Resumes are a tricky subject, but nonetheless essential in your job search. For anyone unfamiliar with what they are, you have some work to do. Essentially, it’s a summary of your career history. It’s the professional outline of your value in the workforce, and it has to be perfect. Don’t panic. With a little help, you can sharpen your resume enough to cut through the hundreds and thousands of other competing applicants. Wouldn’t that be nice?
Don’t Panic – A Working-Class Guide to Employment
#6 – Sharpen your Resume
Your resume should contain a Background Summary, your Education, your Employment History, Accomplishment Statements, and Core Skills that are relevant to the job(s) you’re applying for. Some optional sections may include an Objective Statement, Honors received, Professional Associations you belong to, and any Publications you’ve contributed to. Each section should aptly support your resume. If it’s not relevant to your job search, don’t include it.
Before you create your resume, you really should assess yours skills. If you haven’t done so already, I urge you to check out my earlier post, “Don’t Panic #3 – Assess Your Skills,” to learn more about doing a self-assessment. This will help you identify the skills, needs, and values you want to focus on the most. It will also help you better address what employers are looking for.
Before you create your resume, you really should assess your skills.
Resumes come in three formats: chronological, functional, and hybrid. Each reflects your traits and skills in a particular way, so figure out what works best for you. Chronological resumes are good in most cases, since employers usually want to see what your most recent job was. It also helps when you’re last job relates to the positions you’re applying for. Functional resumes highlight your skills and areas of expertise; it lists your achievements by category at the top and summarizes your employment history at the bottom. It’s particularly good for those trying to change career paths. A hybrid, in essence, is a combination of the two.
Background summaries set the tone for your resume. It’s a statement about you, your professional areas of expertise, as well as your knowledge, strengths, and attributes. Whatever follows in your resume will simply enhance what you put in the summary. An example would start by saying something like “Project coordinator with seven years experience in fast-paced environments…” What follows should highlight your marketable skills. Sell yourself, enough to get the attention of readers.
Background summaries set the tone for your resume.
Your education and employment history are straight forward statements. Education statements should include your highest degree earned, your major, the school, and location. Employment histories should include your title, the employer, the location, and the dates of employment. Keep it clean and simple. Capitalize the company names and educational institutions to add visual appeal.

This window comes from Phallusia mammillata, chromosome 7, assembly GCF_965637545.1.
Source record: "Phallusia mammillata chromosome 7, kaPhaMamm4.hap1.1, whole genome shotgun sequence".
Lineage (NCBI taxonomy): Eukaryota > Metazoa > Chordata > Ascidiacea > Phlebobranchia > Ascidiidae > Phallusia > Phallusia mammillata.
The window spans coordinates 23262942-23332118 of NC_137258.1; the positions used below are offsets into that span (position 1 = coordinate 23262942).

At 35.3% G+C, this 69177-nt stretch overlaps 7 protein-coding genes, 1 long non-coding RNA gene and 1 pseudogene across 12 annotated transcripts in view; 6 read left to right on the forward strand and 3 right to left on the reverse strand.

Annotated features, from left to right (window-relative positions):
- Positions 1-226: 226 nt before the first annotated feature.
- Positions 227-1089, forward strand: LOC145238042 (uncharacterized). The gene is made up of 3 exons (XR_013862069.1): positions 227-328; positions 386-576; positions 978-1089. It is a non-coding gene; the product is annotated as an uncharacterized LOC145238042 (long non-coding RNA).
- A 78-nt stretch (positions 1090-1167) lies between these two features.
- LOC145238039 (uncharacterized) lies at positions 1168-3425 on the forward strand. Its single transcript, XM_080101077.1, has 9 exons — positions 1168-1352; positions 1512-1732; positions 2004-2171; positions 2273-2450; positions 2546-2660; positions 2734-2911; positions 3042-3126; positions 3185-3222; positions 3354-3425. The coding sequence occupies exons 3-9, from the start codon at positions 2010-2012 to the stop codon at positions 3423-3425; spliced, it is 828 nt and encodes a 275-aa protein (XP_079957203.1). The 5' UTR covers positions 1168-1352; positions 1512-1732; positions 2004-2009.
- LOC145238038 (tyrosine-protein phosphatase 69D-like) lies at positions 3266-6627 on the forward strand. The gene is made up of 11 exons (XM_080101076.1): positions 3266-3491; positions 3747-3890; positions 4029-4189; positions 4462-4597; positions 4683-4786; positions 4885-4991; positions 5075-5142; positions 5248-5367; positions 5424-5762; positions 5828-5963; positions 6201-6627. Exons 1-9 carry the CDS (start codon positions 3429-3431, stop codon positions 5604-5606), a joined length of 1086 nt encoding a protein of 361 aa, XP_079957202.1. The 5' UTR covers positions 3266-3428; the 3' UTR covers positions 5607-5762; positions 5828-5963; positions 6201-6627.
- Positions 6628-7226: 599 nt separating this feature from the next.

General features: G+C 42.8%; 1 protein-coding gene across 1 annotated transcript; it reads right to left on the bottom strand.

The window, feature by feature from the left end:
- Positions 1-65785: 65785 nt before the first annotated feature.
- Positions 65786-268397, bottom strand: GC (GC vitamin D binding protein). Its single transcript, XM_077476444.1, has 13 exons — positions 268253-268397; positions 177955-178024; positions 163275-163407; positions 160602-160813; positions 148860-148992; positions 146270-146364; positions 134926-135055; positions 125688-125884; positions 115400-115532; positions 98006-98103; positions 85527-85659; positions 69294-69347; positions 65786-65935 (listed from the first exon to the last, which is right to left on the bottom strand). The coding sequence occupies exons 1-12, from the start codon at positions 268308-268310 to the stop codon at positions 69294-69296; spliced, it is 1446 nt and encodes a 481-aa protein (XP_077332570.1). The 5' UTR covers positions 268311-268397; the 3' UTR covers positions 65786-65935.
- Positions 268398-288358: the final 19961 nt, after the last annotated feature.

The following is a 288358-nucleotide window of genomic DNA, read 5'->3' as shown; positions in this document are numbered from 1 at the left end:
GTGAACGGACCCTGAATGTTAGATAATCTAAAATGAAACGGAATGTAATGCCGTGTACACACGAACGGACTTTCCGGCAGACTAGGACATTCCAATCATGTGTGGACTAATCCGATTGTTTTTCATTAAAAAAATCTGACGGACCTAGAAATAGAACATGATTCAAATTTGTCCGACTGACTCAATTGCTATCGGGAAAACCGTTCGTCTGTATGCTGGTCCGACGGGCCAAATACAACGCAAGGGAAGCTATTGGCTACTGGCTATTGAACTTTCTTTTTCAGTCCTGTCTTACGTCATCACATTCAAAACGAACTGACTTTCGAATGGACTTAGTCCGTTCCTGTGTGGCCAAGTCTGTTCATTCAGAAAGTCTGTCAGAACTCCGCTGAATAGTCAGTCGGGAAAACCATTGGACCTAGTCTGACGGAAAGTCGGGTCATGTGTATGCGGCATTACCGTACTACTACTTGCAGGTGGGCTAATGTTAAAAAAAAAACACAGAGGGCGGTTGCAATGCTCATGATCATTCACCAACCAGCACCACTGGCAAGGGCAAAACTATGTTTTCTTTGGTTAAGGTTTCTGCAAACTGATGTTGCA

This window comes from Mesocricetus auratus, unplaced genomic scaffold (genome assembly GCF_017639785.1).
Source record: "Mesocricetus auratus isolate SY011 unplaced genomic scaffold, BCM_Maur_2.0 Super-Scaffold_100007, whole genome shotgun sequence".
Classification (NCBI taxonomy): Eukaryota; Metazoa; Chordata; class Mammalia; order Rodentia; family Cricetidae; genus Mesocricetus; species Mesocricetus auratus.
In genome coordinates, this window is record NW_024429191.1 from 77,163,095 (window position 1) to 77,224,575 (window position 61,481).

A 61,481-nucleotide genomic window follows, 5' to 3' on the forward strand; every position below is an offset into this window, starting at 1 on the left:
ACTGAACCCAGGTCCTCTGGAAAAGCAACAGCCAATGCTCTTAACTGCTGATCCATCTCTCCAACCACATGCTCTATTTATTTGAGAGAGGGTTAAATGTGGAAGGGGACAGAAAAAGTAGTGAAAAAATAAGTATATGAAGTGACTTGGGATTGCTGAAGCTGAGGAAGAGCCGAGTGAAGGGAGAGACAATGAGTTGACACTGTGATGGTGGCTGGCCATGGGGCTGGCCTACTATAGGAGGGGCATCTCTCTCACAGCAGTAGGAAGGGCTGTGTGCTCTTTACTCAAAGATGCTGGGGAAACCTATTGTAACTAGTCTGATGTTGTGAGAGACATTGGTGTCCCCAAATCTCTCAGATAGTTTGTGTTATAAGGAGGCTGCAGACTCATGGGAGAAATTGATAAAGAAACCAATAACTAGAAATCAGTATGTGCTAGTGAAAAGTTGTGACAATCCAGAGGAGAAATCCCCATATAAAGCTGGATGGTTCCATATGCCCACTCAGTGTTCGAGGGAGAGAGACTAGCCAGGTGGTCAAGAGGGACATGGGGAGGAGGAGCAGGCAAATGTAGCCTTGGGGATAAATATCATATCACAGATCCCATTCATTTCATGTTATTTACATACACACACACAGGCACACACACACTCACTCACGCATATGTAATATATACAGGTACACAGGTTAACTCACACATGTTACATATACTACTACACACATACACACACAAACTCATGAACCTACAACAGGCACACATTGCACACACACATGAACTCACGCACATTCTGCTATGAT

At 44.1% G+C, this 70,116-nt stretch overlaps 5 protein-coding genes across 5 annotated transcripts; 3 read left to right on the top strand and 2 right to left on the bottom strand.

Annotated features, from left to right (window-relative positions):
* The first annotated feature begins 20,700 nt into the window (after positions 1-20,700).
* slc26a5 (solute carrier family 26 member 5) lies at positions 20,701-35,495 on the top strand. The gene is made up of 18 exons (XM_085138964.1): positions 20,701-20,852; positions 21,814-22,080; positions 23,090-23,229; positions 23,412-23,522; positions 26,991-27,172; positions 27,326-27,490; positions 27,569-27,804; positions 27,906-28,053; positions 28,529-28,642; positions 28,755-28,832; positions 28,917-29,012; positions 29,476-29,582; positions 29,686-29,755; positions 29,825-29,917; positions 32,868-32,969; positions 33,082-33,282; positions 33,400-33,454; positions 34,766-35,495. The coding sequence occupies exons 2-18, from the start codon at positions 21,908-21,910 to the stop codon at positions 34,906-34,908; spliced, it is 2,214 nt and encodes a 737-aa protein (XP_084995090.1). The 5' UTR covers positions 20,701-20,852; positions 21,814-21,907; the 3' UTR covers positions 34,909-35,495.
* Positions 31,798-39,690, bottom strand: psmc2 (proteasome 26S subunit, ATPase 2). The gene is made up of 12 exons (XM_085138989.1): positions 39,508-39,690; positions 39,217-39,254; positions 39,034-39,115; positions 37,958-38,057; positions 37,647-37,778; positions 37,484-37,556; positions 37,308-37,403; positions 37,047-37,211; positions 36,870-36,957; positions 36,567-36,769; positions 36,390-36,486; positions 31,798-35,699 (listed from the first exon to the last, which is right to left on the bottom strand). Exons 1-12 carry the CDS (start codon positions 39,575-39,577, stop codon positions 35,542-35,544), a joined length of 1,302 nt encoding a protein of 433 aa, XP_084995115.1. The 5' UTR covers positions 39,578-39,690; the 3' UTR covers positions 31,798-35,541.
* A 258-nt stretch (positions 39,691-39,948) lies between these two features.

Accomplishment statements are critical components of your resume. They indicate your abilities, and give employers an idea of what you can do for them. Describe instances when you made a difference for previous employers. Don’t panic – start by brainstorming. What did you do in your previous jobs? How did you add value? What challenges did you overcome? Address a problem, explain your action, and highlight the result – that’s an accomplishment statement. When possible, quantify your results.
Address a problem, explain your action, and highlight the result – that’s an accomplishment statement.
Core skills, in my opinion, belong just after your Background Summary. While statements work, I found that listing your skills with bullets is easier on the eyes.
Sample skills may include:
- MS Office Suite
- Adobe Creative Suite
- Data Processing
- Customer Service
- Content Development
- Search Engine Optimization
Be as specific as possible, and be honest with yourself. Limit your skills to between six and eight to save space. Whatever you end up adding, ensure they belong in your “core” set of competencies. Employers look at these, and may ask you to demonstrate or explain them.
Outstanding resumes are visually appealing. They’re also concise, unless there’s a need to expand on optional sections. Follow up on each job description with a couple accomplishments, and begin them with action verbs. Avoid flare, embrace white space, and keep things in the third person. Also, when it comes to saving it, Word Documents and PDF files are the preferred file formats. When applying to jobs online, you may have to copy/paste your resume into a textbox, so I recommend reviewing it in a textbox before submitting it. What you see, they’ll see.
Review it in a textbox before submitting it. What you see, they’ll see.